The casual anti-Hindu trend started by series’ like Sacred Games, Ghoul, Leila, and Paatal Lok, which has now become the norm with several others. The web series world along with stand-up comedy circles has mainstreamed this hatred in an attempt to “look cool”.
Here are a few recent releases that remind us why a massive clampdown on unregulated net content is an absolute necessity.
Dolly Kitty aur woh chamakte sitare (Dolly kitty and the shining stars) is an Ekta Kapoor production (no surprises there!) directed by Alankrita Srivastava that is supposed to carry a “rebelutionary” plotline.
What the makers would like us to believe is rebelutionary is in reality moral degeneracy passed off as creativity. Feminism, rather feminazism, is a convenient excuse to put up the most immoral content as “fight against patriarchy” and women expressing “freedom of choice”.
The central theme of Dolly Kitty is about a married Hindu woman, who has two kids, “sleeping” with a Muslim delivery boy and her cousin who works in a call-center selling ‘gift items’ using ‘sex chats’ for the same.
#thread Ok, so I almost never watch TV because of the type of content nowadays. Last night, for some reason I came across this movie on #Netflix, #DollyKittyAurWohChamakteSitaare . The trailer seemed interesting and I thought it’s probably a nice feminist message.
— Akanksha (@youngndharmic) September 27, 2020
In other words, this film simply tries to pass off mindless sex and adultery as women’s right to exercise their choice. This is commodification of women and not ‘rebelutionary’ content aimed at smashing the patriarchy.
No series is complete these days unless and until it shows bhagwa men (men in saffron) indulging in mob violence. This film doesn’t fail on that count either when it shows the Muslim delivery boy, with whom the central character had an adulterous relationship, being harassed and killed by a Hindu mob carrying bhagwa flags during a demonstration.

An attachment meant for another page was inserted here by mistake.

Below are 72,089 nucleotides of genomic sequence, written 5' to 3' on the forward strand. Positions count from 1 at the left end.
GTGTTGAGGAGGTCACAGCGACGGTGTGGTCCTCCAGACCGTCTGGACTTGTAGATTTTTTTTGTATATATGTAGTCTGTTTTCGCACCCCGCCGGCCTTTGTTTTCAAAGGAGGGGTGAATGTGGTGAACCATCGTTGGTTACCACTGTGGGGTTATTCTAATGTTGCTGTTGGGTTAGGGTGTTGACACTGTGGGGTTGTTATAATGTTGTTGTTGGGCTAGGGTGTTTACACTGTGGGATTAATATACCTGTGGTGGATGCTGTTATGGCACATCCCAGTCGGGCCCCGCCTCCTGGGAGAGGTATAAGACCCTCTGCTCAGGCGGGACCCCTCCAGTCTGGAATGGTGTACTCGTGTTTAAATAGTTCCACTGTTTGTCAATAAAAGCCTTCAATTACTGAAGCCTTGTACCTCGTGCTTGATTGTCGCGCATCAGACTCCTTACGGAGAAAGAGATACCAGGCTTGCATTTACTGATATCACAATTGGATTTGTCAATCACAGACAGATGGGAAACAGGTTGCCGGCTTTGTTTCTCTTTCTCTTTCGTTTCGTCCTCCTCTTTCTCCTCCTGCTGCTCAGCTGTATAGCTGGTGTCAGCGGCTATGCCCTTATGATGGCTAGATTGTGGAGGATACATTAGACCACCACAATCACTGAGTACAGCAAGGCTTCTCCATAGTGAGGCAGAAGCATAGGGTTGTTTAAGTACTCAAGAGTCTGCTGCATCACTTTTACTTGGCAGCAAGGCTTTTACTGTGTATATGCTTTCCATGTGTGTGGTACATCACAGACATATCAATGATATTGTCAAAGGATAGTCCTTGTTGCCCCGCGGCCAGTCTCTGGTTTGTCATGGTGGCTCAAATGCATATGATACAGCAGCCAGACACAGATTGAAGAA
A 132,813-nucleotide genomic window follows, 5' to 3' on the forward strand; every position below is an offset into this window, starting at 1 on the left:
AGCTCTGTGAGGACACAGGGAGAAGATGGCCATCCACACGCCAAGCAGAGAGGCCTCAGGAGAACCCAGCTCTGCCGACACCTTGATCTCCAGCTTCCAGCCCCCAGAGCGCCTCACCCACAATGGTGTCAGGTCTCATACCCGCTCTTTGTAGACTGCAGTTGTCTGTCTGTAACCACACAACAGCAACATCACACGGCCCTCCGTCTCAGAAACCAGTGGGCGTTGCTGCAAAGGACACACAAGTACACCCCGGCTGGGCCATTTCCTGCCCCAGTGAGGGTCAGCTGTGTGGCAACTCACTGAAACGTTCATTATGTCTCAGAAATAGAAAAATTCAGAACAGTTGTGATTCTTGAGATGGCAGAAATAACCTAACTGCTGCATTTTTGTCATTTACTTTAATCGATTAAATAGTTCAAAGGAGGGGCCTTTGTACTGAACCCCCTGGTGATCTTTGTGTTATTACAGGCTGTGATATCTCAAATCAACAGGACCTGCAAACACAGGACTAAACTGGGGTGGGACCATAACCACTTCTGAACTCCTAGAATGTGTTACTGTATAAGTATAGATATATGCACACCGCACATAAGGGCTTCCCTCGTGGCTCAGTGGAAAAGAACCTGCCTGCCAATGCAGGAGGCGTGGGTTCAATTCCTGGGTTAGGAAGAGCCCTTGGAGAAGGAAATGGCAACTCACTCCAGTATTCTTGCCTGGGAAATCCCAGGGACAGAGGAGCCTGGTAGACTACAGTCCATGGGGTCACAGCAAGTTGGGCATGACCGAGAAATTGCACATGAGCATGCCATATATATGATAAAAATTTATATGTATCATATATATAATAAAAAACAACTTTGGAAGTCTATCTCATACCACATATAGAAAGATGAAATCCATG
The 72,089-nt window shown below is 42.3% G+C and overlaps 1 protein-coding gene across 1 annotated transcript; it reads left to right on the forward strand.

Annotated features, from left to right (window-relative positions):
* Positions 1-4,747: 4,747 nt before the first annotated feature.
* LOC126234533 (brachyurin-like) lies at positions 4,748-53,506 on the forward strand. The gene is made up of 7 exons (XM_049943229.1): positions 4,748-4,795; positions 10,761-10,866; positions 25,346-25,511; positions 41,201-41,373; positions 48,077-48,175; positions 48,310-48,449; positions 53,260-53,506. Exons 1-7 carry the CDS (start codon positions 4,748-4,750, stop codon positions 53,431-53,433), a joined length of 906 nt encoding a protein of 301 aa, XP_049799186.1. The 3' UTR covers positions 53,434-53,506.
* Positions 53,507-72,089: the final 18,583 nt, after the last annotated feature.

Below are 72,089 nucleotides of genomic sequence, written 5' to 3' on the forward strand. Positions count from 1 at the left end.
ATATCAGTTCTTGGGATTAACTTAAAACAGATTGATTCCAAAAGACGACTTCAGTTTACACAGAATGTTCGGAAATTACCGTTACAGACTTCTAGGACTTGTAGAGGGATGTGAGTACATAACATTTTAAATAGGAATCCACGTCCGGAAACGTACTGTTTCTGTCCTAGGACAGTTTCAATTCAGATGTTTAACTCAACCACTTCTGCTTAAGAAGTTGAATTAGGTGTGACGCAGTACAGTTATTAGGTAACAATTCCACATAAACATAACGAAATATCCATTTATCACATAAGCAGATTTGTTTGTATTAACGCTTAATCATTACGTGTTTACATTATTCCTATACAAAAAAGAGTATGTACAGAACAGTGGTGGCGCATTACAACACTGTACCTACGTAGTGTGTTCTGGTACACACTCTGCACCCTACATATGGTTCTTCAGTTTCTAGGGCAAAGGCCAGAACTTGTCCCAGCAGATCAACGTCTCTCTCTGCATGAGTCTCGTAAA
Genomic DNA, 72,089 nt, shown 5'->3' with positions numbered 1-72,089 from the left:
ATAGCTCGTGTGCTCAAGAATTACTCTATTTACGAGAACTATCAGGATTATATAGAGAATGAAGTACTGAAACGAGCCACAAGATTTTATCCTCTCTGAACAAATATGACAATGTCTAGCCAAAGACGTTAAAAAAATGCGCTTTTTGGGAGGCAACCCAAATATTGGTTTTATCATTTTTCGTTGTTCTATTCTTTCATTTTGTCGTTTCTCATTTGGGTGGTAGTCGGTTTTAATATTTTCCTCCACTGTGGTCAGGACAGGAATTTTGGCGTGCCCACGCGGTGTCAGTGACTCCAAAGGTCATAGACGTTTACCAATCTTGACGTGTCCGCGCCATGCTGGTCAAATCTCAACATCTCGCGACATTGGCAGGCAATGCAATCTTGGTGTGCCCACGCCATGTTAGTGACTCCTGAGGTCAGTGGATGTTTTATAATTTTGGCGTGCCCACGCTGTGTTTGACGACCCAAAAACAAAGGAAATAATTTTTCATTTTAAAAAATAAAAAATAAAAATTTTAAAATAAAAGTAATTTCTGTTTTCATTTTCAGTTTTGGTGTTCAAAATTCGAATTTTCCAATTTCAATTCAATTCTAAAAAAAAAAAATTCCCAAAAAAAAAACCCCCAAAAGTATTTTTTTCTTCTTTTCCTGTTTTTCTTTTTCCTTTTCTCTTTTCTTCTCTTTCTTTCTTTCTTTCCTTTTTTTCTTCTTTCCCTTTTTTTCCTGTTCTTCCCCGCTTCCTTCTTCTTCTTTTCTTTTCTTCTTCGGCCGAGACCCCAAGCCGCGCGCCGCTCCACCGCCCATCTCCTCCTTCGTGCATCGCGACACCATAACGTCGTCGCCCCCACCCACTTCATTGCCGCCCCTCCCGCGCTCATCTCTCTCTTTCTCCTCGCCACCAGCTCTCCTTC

Most of the hindi web series are hindu-phobic .. watched 1 episode of dolly kitty on Netflix ..
Married hindu lady with 2 kids sleeps with a Muslim delivery boy and he gets killed by a hindu mob during some street show ..Her son wants dress like a girl
— #AllLivesMatter (@ExSecular) September 20, 2020
Ekta Kapoor was the one who mainstreamed adultery through her numerous “saas-bahu” sagas where the families were quintessential “sanskari (cultured), Hindu families”. Wonder, if these filmmakers would use the same theme with Muslim or Christian characters.
@ArreTweets @RanvirShorey @raogajraj . I just want to ask what the hell was the need to make fun Hindu traditions and practices like yagya, mamtras etc, for a show Pariwar ??? Do you think you are so proud of yourself doing this shit ? @ChauhanSaabPC @Anti_Congressi
— SARVAGYA DUBEY (@sarvagyasonu) September 24, 2020
While Netflix rules the roost as far as anti-Hindu content is concerned, Disney Hotstar is not one to be left behind. Hence, the latter has come up with a series Pariwar (family) that is out and out anti-Hindu mocking customs such as Yagna (ritual worship) by making the Pandit (priest) performing it utter some incoherent nonsense in the name of mantras.
The worse, however, is yet to come. Insulting one’s mother and heaping insults on the priest called to perform the ritual is supposed to be a comedy and then one of the characters calls the ritual a “nautanki” (drama) before going on to pour water on the havan-kund (sacrificial fire). If this is not a mockery of Hindu Dharma, then what is?